Photography courtesy of Lowell Washburn, all rights reserved.
It Should Have Been A Slam Dunk But Hunting the Wild Goose Does not Always Go as Planned
Three o’clock in the morning and the anticipation was building. I was so wound up, in fact, that I literally couldn’t sleep; which is how I happened to know it was three a.m.
The excitement had begun the day before when I discovered a freshly harvested cornfield. A stalk chopper had already been over the tract and the leftover residue had been leveled to the ground. The newly mulched field had not gone unnoticed by passing flocks of Canada geese. With an abundance of waste grain clearly exposed, it was a waterfowl’s Field of Dreams – a free for the taking, first come first served honker buffet. Around 400 of the huge birds had already made their noisy arrival and were enthusiastically chewing their way across the field.
The landowner was quick to grant permission, and the stage was set. It would be clear sailing and easy pickin’s for the next day’s hunt. But as our man Forrest Gump might say, “Goose hunts are like a box of chocolates. You never know what you’re gonna get.” When it comes to hunting the wild goose, “sure things” usually are not. The best laid plans of mice and men, as they say.
But this time things would be different. I mean, what could go wrong? With hundreds of birds peacefully feeding in an undisturbed oasis, it was a slam dunk goose hunt in the making.
The hours continued to crawl by until time for the scheduled hunt finally arrived. Once on site, it didn’t take long for our party of four to scatter more than five dozen of our best full bodied goose decoys atop the fresh stubble. With decoys in place, the spread looked real enough to fly. Even the most wary of honkers were sure to be fooled; success was imminent.
Feeding time arrived as right on cue, the first band of geese appeared above the horizon. The birds kept their course and at a distance of 100 yards or less, the flock set their wings and began the long glide that would lead them into the decoys. As the distance narrowed, the geese began to boisterously announce their arrival. The plan was coming together. Another five seconds and the flock would be ours.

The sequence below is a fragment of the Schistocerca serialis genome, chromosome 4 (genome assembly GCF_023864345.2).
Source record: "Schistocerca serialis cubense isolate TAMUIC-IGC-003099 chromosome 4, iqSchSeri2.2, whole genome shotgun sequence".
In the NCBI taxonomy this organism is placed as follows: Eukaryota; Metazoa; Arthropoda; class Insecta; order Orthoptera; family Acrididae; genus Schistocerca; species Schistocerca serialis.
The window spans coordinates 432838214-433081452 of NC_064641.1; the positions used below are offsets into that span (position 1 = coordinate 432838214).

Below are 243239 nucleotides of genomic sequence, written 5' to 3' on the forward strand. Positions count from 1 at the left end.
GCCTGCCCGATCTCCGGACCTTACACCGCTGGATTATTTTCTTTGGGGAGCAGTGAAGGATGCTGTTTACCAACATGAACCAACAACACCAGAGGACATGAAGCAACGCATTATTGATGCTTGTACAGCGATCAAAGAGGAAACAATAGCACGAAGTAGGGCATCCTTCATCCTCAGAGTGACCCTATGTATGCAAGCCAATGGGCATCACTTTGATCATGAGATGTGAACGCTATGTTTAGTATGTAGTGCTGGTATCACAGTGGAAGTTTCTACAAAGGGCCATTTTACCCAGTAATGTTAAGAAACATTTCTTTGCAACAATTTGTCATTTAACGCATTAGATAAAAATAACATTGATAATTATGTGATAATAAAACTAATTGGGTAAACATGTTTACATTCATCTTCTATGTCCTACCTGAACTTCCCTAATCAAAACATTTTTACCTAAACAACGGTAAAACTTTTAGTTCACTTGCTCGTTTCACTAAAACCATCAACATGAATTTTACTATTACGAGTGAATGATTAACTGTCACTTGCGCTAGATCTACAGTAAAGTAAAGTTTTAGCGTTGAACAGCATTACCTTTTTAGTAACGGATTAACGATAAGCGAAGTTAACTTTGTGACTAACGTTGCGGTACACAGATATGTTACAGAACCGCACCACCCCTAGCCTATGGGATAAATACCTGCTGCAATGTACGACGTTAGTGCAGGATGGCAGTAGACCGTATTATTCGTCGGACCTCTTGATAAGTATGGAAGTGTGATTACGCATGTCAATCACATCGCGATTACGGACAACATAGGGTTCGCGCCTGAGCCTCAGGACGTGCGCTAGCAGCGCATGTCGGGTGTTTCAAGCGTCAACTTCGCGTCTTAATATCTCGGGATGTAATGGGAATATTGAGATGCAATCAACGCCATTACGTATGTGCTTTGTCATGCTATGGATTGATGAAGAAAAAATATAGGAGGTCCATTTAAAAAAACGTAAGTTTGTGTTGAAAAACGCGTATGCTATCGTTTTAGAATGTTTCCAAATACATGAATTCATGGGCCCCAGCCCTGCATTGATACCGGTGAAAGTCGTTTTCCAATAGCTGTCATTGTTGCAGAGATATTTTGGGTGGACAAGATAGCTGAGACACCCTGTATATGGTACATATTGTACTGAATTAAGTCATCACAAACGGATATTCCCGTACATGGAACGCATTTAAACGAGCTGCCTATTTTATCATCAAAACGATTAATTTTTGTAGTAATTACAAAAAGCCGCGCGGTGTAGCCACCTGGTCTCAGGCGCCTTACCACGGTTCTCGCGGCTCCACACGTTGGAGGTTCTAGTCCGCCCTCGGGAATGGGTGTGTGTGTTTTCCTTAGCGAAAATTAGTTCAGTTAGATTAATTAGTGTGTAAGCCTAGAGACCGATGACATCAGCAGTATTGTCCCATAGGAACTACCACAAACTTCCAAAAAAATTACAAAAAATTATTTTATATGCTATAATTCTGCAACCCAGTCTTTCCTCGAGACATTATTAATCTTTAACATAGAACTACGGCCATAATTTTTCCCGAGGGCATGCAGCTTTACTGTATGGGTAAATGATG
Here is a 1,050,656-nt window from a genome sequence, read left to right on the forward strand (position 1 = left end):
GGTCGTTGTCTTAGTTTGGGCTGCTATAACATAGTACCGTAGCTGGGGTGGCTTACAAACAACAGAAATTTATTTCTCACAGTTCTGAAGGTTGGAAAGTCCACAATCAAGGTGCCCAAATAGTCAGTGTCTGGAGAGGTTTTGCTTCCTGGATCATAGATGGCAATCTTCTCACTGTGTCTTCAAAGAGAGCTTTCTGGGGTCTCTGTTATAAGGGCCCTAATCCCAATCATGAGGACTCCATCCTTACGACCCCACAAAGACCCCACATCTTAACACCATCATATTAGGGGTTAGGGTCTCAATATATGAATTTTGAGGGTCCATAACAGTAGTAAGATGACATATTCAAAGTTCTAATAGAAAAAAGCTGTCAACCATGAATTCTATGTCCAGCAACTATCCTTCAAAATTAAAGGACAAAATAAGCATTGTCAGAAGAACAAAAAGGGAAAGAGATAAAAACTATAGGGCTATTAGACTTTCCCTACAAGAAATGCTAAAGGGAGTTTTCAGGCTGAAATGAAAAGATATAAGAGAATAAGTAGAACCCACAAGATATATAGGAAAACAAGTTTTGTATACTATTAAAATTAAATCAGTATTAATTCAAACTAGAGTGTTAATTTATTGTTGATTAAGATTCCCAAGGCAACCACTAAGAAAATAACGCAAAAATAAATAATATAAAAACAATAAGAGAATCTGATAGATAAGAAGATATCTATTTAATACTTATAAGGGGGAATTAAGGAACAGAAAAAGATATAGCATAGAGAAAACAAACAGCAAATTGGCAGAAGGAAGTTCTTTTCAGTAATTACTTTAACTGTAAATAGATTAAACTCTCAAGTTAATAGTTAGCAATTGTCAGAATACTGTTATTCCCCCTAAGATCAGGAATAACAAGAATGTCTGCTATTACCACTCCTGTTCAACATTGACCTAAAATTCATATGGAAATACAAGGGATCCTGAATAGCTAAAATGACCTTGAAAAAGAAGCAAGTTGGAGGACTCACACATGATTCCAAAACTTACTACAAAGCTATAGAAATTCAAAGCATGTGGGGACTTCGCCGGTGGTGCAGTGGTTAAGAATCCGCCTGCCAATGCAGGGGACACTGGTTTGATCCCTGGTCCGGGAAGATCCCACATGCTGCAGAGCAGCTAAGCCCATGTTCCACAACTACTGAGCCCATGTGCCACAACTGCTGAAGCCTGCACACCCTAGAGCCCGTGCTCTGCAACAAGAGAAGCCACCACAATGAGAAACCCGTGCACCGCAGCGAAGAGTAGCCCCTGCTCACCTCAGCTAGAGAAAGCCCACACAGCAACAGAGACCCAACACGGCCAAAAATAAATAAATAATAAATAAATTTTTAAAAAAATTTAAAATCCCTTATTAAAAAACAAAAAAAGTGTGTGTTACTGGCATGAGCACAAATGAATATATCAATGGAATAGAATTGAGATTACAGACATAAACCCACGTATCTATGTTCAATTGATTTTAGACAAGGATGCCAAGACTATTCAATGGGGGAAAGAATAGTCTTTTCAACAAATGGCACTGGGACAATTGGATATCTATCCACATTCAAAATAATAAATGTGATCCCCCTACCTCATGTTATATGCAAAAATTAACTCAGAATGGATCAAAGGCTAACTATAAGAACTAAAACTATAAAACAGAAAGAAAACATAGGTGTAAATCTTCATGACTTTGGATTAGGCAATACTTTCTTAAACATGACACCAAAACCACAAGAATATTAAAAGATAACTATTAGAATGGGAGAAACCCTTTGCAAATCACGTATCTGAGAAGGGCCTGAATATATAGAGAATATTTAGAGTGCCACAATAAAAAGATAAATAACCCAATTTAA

It was at that precise moment that I began hearing the sudden roar of heavy machinery. Looking to the side, I witnessed a most amazing sight. Enveloped in a cloud of swirling dust, a giant stalk rake was hurtling down the field at breakneck speed. Following close on the rake’s heels was a tractor pulling a giant baler. I’d never seen anything quite like it. I don’t know exactly how fast those pieces of machinery were going, but I do know that they were spitting out giant round bales of corn stalks with impressive frequency.
The approaching geese – now at a mere 50 yards — were not impressed. Abandoning their landing formation, the squawking birds pulled up the flaps and climbed for the heavens. To make the situation even more painful, an endless procession of distant geese could be seen heading our way. For a brief instant we clung to the hope that some of the flocks would still settle into the decoys when the rake and baler traveled to the far end of the field. Didn’t happen. Instead, we sat helpless as each and every one of those 400 Canada geese returned to the field and anxiously wheeled above our decoys — just beyond range, of course – before reluctantly heading for a quieter abode. Our Field of Dreams had become a nightmare; our fantasy hunt was now a full blown clown show. The ordeal lasted for nearly an hour. The air remained full of dust and birds as each high speed pass brought the baler closer to our position. We finally surrendered and began picking up the decoys as additional flocks of confused geese continued to mill above the stalks.
With the baling completed, all was quiet the following morning. Hunting alone, I decided to give the field a second try. The wind was perfect; the sunrise spectacular. And although dozens of noisy flocks flew past, the gig was up. The geese were steering clear and I watched as flock after flock poured into a stubble field located a mile to the south. Although I had now become a mere observer, it was nevertheless a beautiful show.
I had just poured a final cup of coffee when I suddenly heard the sound of a single goose – a sound that seemed much closer than what I’d been hearing. I called and the goose answered back. Although the honking grew progressively louder, I was unable to immediately spot the bird. When I finally did locate the goose, there was no question that he planned to come all the way to the decoys. The descending Canada loomed ever larger until at the near point blank distance of ten paces, the gander arched his black neck and began back peddling for a landing.
A delicious roast goose dinner was now mine for the taking and the day’s outlook had suddenly improved. It wasn’t until the bird was on the ground that I detected the silver glint of a U.S. Fish & Wildlife Service band on its left leg. Funny how much a single bird can brighten your day.